Hundreds of thousands of Canadian small businesses have been hanging by a thread during the pandemic. Revenues have collapsed as loans have piled up: By one count, the average entrepreneur has taken on $110,000 in COVID-19-related debt. The situation has left one in seven small businesses at risk of permanently closing. Among restaurants alone, more than 10,000 are closed and waiting anxiously, with half at risk of never reopening.
Restaurants and their fellow storefront retailers have borne much of the pandemic’s economic damage. Many sit at the heart of their communities – vital hubs for dining, gathering and commerce – yet saw their already-thin margins collapse when lockdown orders forced them to shut their doors in March. Government support programs have been uneven, and sometimes outright impossible to access for many owners. Life, for most, has been a struggle.
Entrepreneurs in some sectors have fared better – those that work in home renovations, for example, have seen in a boom this year. Even so, more small businesses have been permanently shutting down with each passing day, especially during the second wave of COVID-19 infections.
But small-business owners are an enterprising bunch, and more willing than most people to take risks. Few want to give up easily. Some see the pandemic as a challenge to which they should rise, finding ways to adapt amid the biggest economic crisis in generations. They’ve found new ways to embrace the moment, the internet and each other.
Here are five of their stories.
For years, whenever people learned that Julie Dyck and Michael Humphries were jewellers, many would offer a version of the same comment: “I’d love to turn the jewellery I never wear into something new.”
This wasn’t something Ms. Dyck and Mr. Humphries paid all that much heed to before COVID-19. Over two decades, the Toronto designers had diversified their product range, making everything from $40,000 earrings to $10,000 engagement rings to $30 sterling-silver fashion jewellery for retailers such as Winners. It was enough to assume their business could withstand sudden change – be it to fashion or the economy itself. “We thought we had everything figured out,” Ms. Dyck says.
But a pandemic wasn’t part of the plan. Business skidded to a halt in March.
Suddenly armed with an “unlimited amount of time,” Mr. Humphries says, the pair began to reconsider all those comments about remaking old jewellery. Plenty of other jewellers marketed their wares online, and he and Ms. Dyck wanted to break through the noise. The appeal of renovating old jewellery – doing ring renos, so to speak – soon became clearer.
Ms. Dyck and Mr. Humphries began taking out Facebook and Instagram ads for Ring Reno in August, first thinking they might get a few people wanting to modify one piece of jewellery. But once potential customers heard of the sudden startup, they began asking if the duo would remake three or four pieces at a time.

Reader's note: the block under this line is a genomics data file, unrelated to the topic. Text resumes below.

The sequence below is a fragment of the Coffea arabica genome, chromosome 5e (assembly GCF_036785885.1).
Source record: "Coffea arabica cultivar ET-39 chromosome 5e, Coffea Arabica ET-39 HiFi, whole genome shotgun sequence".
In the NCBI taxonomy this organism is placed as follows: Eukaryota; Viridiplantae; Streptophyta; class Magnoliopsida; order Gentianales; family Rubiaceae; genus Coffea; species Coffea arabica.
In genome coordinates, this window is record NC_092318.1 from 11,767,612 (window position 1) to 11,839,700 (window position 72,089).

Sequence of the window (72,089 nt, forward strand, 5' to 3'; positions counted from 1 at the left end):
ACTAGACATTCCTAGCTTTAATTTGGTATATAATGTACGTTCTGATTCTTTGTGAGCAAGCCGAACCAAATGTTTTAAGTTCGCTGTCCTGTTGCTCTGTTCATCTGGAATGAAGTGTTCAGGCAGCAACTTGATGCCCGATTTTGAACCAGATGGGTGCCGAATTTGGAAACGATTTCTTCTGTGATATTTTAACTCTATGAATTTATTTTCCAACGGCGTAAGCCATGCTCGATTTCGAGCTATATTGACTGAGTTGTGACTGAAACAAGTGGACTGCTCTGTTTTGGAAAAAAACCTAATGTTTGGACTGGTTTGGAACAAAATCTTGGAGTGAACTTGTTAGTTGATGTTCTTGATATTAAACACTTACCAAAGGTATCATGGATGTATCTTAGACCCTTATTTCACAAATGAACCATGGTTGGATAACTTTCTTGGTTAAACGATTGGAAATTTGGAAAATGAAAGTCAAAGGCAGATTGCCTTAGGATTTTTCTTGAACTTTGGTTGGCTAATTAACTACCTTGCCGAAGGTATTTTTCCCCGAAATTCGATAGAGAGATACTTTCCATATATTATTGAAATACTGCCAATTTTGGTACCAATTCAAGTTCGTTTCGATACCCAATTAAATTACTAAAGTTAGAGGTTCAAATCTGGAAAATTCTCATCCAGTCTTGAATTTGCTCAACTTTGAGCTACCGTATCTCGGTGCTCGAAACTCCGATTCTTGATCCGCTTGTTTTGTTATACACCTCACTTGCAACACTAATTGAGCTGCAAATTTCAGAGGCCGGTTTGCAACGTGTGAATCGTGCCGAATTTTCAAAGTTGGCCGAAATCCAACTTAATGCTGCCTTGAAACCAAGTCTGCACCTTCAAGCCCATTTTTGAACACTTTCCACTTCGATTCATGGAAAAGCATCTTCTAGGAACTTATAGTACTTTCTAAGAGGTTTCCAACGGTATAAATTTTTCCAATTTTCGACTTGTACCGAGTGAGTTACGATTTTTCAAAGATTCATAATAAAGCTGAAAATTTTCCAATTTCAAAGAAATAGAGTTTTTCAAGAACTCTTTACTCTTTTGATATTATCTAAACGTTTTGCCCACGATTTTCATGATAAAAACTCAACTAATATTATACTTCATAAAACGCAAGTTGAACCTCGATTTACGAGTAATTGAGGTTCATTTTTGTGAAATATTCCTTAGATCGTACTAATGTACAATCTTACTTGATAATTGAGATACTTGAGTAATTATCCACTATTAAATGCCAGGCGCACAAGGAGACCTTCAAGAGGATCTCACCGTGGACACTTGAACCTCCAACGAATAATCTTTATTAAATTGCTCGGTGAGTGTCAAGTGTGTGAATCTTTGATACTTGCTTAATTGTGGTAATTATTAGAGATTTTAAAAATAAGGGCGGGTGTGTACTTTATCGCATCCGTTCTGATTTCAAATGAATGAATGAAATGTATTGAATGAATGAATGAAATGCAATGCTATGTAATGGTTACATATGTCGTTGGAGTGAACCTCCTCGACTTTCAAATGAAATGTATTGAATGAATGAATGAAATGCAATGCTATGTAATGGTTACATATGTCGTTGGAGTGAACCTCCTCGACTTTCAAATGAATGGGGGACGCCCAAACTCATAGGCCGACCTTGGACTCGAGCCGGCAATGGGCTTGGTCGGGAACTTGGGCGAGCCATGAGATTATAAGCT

Customers – lots of them – now send Ms. Dyck and Mr. Humphries pictures of their old jewellery for a free evaluation, then shop online for designs to which their old diamonds and gemstones can be affixed. The new pieces usually cost $1,000 to $2,000, and the older pieces’ gold and platinum can be recycled for credit against the price.
The pair are both goldsmiths and certified diamond setters working from a downtown Toronto studio, which gives them the freedom to make and modify jewellery in ways that might require traditional goldsmiths to outsource work.
These skills came in handy: Remaking jewelry now accounts for 70 per cent of their business, and business is up. December sales were 34 per cent higher than last year. And by keeping so much work in-house, they cut the often-long wait times for custom jewellery to two or three weeks.
“A lot of people want to get rid of old gold and make something new,” Ms. Dyck says. “Putting it all together in a fast, easy way is appealing.”
At a family reunion eight or nine years ago, cousins Andrew McBarnett and Stafford Attsz were enjoying ice cream and reminiscing about their grandfather, Charles Alfred Neale. He’d spent decades riding his bike into neighbourhoods in and around Princes Town, Cocoyea and San Fernando, in Trinidad, selling ice cream. He’d blow his horn and yell, “It’s sweet and nice!” Kids would then crowd around for a scoop.
Mr. Neale kept selling his ice cream until a month before he died in the late 1980s. As his two grandkids reminisced at the reunion, they mulled resurrecting the brand. Pretty quickly, Mr. McBarnett and Mr. Attsz started taking the idea seriously. A few things were different – technology had evolved enough that they didn’t have to hand-churn the ice cream like Mr. Neale – but they were committed enough that they named the business after their grandfather.
After a visit to startup-pitch TV show Dragons’ Den in 2013, they got the idea to focus their sales on independent stores in the Toronto region. By the middle of the decade, you could find coconut and mango flavoured Neale’s Sweet N Nice Ice Cream in a few dozen of them. Soon their aunt Rosemarie Wilson, Mr. Neale’s daughter, left her job at the Bank of Nova Scotia to help on the product side as the third co-founder.